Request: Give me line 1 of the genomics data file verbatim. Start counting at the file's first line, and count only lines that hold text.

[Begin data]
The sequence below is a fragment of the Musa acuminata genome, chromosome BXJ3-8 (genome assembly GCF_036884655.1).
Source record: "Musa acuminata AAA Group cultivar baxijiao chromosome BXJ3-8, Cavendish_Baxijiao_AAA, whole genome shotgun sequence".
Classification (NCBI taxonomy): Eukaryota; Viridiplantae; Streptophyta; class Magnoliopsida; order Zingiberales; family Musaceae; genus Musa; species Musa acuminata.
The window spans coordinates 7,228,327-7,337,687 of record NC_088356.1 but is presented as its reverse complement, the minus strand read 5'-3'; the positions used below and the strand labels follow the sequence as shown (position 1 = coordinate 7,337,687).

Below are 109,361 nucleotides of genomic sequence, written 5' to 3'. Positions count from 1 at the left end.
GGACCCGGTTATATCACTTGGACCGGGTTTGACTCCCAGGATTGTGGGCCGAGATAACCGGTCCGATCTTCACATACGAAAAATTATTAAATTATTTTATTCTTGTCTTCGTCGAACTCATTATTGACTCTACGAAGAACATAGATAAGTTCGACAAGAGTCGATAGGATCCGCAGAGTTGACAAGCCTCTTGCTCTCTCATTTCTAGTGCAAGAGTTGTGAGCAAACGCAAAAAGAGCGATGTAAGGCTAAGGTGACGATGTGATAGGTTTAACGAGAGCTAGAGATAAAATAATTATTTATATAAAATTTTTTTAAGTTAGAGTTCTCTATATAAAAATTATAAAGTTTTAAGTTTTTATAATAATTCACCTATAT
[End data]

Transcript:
The sequence below is a fragment of the Musa acuminata genome, chromosome BXJ3-8 (genome assembly GCF_036884655.1).